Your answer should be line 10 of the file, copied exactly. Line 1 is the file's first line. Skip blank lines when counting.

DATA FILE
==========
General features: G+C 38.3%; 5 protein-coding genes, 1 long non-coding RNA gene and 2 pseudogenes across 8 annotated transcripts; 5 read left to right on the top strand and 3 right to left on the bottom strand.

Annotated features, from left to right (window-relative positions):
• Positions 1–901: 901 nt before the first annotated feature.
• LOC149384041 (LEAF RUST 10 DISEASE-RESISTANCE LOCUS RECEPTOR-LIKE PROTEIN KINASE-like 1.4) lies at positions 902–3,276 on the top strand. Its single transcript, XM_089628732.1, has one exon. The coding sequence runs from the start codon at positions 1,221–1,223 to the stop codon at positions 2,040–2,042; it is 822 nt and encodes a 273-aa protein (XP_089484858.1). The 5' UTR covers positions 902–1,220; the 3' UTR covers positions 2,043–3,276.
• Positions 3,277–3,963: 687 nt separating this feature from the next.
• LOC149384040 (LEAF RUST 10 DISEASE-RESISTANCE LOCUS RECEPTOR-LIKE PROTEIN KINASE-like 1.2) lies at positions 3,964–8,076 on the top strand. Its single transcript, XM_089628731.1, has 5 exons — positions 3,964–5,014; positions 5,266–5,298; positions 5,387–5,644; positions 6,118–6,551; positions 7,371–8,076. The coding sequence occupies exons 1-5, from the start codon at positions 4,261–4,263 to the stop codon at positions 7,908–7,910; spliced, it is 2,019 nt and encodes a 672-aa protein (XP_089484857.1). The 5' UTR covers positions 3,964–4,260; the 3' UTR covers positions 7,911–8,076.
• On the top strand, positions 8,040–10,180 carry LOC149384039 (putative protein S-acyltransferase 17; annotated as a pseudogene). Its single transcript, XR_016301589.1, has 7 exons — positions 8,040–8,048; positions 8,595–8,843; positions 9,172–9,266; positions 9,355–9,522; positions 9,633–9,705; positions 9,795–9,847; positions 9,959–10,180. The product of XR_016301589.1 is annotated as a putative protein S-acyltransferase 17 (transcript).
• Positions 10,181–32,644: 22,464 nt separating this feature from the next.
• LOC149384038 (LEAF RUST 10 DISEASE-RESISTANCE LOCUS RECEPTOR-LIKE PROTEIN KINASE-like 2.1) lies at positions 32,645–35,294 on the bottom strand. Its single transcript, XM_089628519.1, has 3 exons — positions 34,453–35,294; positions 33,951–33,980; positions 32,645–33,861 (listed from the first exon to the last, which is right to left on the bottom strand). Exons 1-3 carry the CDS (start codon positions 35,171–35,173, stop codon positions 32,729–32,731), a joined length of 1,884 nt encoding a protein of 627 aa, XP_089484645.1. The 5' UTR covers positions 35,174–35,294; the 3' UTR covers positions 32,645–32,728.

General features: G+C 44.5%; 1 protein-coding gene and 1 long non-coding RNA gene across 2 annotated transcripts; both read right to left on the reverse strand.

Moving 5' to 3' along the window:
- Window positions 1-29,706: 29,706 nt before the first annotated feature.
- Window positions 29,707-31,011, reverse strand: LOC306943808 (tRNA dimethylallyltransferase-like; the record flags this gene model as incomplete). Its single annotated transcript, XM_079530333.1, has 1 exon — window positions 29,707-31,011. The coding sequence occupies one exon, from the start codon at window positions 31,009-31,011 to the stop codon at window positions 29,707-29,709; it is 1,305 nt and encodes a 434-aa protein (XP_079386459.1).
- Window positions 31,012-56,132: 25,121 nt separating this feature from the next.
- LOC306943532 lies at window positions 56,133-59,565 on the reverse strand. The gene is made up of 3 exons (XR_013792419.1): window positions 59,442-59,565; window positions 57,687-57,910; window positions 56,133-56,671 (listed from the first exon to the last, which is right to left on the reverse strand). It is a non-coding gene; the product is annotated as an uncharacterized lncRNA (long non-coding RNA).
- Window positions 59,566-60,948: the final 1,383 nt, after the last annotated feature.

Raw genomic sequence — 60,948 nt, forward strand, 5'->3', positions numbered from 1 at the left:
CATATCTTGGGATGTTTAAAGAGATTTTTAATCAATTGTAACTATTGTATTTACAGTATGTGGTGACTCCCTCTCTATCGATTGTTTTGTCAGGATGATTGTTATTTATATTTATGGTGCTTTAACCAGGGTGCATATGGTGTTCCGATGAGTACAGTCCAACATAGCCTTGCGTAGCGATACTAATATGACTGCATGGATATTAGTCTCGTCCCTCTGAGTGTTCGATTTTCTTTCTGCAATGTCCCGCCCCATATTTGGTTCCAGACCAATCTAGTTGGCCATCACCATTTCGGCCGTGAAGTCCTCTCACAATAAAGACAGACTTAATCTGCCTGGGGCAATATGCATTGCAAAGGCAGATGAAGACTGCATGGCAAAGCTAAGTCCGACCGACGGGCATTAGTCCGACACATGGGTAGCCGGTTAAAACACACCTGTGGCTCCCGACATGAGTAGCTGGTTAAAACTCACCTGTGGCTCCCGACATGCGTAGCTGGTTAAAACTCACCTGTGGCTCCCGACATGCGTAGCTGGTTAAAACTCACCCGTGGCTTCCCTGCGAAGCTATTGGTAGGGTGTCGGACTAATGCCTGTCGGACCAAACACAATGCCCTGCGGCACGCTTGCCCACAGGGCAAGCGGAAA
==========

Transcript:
General features: G+C 44.5%; 1 protein-coding gene and 1 long non-coding RNA gene across 2 annotated transcripts; both read right to left on the reverse strand.